Moves toward greater transparency on the use of lethal force [UPDATED]

Unless I’m overlooking something, this weekend’s strike directed at Taliban leader Mullah Akhtar Muhammad Mansur, in the province of Baluchistan, was only the second time that the United States has publicly acknowledged a particular use of force in Pakistan — the first occasion being the operation against Osama bin Laden. (The U.S. also acknowledged the strike that killed hostages Warren Weinstein and Giovanni Lo Porto in January 2015, but did not acknowledge that it occurred in Pakistan.) Pentagon press secretary Peter Cook issued a statement (the link to which unfortunately appears to be broken) in which he called Mansur “a threat to Afghan civilians and security forces, our personnel and coalition partners,” because he was “actively involved with planning attacks against facilities in Kabul and across Afghanistan.” [UPDATE: In his press conference in Vietnam yesterday, the President added that Mansur “is an individual who, as head of the Taliban, was specifically targeting U.S. personnel and troops inside of Afghanistan who were there as part of the mission that I’ve set to be able to maintain a counterterrorism platform and provide assistance and training to the Afghan military forces there.”]

Besides the public acknowledgement, it is also noteworthy that this strike was undertaken by the Department of Defense (which might have much to do with the acknowledgement); was reportedly the first U.S. strike to occur in Baluchistan; and, according to “a senior American official, who spoke [to the New York Times] on the condition of anonymity,” it was done without Pakistani consent. In the latter respect, it joins the bin Laden operation and the current operations against ISIL in Syria as the only publicly confirmed cases in which the Obama Administration has used force without the consent of the host state. Like those other two cases, it thus raises the legal question of why the strike did not violate Article 2(4) of the United Nations Charter. (There is little question of domestic law authority, which the 2001 AUMF undoubtedly provided.) [UPDATE: Pakistan’s Special Assistant to the Prime Minister on Foreign Affairs, Syed Tariq Fatemi, summoned U.S. Ambassador David Hale on Monday “to express concern over the drone strike on Pakistani territory on Saturday, 21 May 2016.” In the meeting, Fatemi “pointed out that the drone strike was a violation of Pakistan’s sovereignty and a breach of the United Nation’s Charter that guarantees the inviolability of the territorial integrity of its member states.”]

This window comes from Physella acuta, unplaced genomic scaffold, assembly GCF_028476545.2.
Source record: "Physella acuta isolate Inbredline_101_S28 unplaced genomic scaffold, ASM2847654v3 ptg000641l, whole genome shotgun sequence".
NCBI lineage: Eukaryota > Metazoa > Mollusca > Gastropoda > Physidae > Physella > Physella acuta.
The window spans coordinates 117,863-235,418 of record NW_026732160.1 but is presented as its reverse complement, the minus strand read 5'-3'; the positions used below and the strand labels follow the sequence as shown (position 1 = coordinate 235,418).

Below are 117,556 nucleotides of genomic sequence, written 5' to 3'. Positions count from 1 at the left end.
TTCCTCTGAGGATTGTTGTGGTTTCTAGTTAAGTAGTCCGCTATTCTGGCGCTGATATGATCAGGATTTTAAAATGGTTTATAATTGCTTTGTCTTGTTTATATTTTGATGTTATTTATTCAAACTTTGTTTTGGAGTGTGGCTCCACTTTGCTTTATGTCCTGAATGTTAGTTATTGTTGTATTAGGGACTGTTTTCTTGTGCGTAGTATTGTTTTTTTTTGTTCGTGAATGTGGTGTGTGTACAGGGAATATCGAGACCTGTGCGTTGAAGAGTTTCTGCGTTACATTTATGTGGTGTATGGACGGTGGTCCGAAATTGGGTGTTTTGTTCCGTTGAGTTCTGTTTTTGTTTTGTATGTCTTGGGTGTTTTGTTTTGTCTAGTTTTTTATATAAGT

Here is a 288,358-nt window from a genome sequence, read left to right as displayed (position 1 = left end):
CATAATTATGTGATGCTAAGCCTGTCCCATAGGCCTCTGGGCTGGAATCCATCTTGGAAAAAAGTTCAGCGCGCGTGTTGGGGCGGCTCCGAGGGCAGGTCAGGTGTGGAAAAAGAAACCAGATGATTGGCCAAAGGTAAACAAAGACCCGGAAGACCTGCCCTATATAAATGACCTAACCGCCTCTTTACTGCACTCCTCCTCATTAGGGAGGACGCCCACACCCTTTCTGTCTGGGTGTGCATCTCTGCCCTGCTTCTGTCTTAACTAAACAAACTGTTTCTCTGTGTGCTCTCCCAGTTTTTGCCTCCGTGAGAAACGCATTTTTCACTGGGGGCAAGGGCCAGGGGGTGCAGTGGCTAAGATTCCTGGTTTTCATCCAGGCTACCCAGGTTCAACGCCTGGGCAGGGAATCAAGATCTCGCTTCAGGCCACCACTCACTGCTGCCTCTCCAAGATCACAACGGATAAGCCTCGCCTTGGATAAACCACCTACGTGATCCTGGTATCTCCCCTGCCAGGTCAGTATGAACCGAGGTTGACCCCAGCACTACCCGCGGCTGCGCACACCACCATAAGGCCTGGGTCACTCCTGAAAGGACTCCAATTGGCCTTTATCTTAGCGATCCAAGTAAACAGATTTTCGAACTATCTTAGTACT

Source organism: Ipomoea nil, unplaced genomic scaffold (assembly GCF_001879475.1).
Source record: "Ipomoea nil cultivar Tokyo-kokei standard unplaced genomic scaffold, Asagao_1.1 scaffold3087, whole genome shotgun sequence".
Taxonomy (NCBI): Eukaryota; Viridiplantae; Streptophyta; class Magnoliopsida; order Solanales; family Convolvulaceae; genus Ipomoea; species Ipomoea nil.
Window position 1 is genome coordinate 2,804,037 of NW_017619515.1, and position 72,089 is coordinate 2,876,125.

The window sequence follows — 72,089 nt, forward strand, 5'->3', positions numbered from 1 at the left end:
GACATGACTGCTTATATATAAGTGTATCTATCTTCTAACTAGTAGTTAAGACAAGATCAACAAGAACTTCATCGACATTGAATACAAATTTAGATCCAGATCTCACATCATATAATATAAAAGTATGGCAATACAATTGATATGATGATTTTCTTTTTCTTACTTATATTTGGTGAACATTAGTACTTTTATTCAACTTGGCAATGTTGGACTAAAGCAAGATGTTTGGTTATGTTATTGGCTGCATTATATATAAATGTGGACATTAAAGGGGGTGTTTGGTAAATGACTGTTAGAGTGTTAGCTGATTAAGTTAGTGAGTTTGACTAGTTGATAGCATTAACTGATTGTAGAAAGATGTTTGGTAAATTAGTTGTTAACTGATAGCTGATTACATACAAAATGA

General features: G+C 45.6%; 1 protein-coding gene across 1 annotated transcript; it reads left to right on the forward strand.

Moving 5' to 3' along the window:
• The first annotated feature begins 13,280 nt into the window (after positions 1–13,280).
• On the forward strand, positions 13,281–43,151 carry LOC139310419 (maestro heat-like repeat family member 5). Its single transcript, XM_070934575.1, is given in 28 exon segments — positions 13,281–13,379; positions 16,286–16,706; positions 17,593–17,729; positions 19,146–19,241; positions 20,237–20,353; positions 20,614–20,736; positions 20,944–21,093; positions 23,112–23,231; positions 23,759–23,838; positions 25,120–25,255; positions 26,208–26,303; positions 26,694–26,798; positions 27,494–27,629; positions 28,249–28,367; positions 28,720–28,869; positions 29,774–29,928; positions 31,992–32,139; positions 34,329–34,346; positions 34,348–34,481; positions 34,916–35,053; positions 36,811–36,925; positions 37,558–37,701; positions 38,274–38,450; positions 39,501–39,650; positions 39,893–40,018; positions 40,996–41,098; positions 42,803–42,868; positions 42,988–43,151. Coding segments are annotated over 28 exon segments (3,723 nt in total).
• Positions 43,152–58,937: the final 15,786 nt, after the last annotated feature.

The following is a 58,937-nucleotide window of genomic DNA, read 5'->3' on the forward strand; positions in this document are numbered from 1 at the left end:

Press Secretary Cook’s statement [and President Obama’s subsequent statement that Mansur was was “specifically targeting U.S. personnel and troops inside of Afghanistan”] suggests that the strike was deemed an exercise of the “inherent right of individual or collective self-defence” against “armed attack[s]” by the Taliban, which Article 51 of the Charter preserves. If so, the intrusion upon Pakistani sovereignty would only be lawful if it satisfied the principle of necessity, which would require, at a minimum, a determination that killing Mansur was likely to degrade or deter the Taliban’s efforts to make such armed attacks — suggested by the DoD statement that Mansur was “actively involved with planning attacks against facilities in Kabul and across Afghanistan” [and by the President’s statement] — and a determination that Pakistan was unable and/or unwilling to interdict the threat of such attacks posed by Mansur. As far as I know, DoD has not yet spoken to the “unwilling/unable” question in this case. [UPDATE:  The New York Times now reports that “[t]he United States told Pakistani authorities several weeks ago that Mullah Mansour was a target,” and “the Pakistanis provided general information on his location and activities, [although] they did not provide specific details on his movements.”]